There are calls to ban Genetically Modified corn as new evidence shows that the spread of the GM pollen is enormous. Tests reveal that the wind can carry it for miles and not just 65 feet as previously claimed.
The Mail Online report: Toxic’ pollen from GM corn can travel miles to contaminate the countryside, researchers claim.
Currently, European Union regulators assume pollen from the crop, which has been manipulated to include a toxin that kills pests, can travel only 20 to 40 metres.
However, research suggests that significant amounts of the pollen, which harms butterflies and moths, can be carried up to 4.45 kilometres – 2.7 miles – on the wind.
Critics say that if this is correct the rules must be redrawn to protect the countryside and stop the pollen contaminating conventional and organic farms and food over vast areas.
The European Food Safety Authority is now reviewing the approval process for the corn – known as Bt maize – following the German study.
Its investigation is particularly important because the European Commission is in the final throes of approving a type of GM maize that was assessed under a safety regime that did not take account of the new information.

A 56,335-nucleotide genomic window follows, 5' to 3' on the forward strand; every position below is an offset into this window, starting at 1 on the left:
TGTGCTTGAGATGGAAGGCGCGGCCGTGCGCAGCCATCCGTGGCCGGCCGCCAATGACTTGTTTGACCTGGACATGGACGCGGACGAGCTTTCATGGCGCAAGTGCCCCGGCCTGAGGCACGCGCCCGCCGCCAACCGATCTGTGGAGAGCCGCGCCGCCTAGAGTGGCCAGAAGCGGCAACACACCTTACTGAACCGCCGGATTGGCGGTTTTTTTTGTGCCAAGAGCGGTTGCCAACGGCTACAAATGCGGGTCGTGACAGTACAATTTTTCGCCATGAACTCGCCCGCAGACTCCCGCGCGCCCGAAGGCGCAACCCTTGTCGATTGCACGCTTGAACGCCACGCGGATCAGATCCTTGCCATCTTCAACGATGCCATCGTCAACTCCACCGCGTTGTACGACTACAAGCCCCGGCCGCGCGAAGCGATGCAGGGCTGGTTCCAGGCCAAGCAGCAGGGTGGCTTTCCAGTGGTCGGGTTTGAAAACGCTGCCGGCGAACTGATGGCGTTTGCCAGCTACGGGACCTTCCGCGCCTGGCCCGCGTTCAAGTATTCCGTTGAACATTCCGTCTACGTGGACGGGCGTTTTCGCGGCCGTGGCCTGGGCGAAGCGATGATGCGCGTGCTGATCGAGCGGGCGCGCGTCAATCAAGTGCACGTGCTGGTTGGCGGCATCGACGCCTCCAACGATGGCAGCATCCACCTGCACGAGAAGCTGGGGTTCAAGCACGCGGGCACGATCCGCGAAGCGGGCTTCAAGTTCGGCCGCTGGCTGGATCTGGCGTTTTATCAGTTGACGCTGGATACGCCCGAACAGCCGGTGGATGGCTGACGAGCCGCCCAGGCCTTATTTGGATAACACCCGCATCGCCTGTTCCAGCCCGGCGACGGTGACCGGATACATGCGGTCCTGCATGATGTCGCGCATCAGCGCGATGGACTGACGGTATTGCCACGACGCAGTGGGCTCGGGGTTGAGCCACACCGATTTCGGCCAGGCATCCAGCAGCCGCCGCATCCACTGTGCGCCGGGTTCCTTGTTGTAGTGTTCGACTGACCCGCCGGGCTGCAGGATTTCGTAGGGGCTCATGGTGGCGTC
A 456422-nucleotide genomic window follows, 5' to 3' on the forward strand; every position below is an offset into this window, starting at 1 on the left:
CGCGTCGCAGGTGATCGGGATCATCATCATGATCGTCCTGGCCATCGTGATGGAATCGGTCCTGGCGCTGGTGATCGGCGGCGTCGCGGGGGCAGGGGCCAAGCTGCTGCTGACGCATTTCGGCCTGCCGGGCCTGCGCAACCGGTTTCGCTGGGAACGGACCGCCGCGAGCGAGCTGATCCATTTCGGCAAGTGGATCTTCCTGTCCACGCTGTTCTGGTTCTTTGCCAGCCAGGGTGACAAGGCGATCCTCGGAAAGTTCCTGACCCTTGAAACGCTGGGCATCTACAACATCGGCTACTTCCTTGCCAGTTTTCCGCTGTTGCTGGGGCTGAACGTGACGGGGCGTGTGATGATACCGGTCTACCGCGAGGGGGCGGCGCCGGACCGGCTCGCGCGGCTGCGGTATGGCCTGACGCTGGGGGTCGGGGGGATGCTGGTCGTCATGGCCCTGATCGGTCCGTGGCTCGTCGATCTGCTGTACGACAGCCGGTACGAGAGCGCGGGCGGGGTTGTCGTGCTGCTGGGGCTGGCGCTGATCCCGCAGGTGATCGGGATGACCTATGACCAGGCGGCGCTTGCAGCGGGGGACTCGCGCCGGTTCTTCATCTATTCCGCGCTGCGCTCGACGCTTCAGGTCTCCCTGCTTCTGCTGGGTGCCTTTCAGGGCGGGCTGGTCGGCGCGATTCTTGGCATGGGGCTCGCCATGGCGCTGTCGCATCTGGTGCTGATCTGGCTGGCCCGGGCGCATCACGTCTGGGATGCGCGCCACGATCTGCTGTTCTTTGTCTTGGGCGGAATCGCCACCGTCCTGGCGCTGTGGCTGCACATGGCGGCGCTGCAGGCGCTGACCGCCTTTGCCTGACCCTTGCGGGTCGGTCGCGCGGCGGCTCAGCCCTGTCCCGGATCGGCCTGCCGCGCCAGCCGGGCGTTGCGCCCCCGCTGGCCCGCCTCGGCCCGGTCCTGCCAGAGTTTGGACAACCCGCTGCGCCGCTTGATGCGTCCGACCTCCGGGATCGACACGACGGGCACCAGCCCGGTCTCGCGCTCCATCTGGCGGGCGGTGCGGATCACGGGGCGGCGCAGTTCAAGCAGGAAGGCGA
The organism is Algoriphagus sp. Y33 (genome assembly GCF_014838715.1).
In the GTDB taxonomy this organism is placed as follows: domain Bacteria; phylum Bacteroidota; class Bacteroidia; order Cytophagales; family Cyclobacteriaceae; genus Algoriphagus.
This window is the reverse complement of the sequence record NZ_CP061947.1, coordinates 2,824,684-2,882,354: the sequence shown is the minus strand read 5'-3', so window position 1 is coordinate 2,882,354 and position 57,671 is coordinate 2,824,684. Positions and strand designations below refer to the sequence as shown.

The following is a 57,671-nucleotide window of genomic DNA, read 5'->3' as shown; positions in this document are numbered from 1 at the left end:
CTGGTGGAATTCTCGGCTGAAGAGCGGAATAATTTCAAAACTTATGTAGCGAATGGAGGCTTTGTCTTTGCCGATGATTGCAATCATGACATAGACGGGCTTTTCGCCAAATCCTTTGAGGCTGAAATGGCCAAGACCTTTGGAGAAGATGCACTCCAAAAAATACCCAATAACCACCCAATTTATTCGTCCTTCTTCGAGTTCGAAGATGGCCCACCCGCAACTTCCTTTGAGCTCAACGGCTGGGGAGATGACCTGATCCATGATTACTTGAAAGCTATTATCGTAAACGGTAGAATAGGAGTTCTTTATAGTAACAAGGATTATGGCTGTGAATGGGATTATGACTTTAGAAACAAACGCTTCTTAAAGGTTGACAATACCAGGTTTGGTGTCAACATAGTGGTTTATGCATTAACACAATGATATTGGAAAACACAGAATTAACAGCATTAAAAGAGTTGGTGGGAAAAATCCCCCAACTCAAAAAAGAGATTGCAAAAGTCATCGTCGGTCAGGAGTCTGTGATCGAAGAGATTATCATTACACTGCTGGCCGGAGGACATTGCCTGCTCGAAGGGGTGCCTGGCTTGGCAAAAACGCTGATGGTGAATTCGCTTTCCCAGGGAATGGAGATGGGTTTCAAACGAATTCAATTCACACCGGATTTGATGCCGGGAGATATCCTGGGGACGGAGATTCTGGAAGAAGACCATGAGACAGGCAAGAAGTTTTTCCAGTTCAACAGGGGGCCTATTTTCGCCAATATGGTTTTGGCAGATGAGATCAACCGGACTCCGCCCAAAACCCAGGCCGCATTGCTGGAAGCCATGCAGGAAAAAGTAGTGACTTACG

The researchers measured the spread of pollen from maize crops over ten years at hundreds of sites in Germany, Belgium and Switzerland.
They discovered that assumptions that maize pollen is heavy and falls to the ground over a short distance from the plants were spectacularly wrong. The research found the concentration ranged from 23.3million grains of pollen per square metre close to the fields to 2,857 grains at greater distances. Significant amounts of pollen were found more than 2½ miles away.
Previous assumptions on pollen dispersal were based on the premise that the air was still, but the German researchers pointed out that these conditions are ‘practically non-existent’ in the real world. They said some studies suggest that the pollen can be lifted high in the air by strong winds and carried for more than 40 miles.
The experts, whose research was published in the journal Environmental Sciences Europe, said even small amounts of pollen containing the toxin – as little as four grains – will harm or kill sensitive butterflies and moths.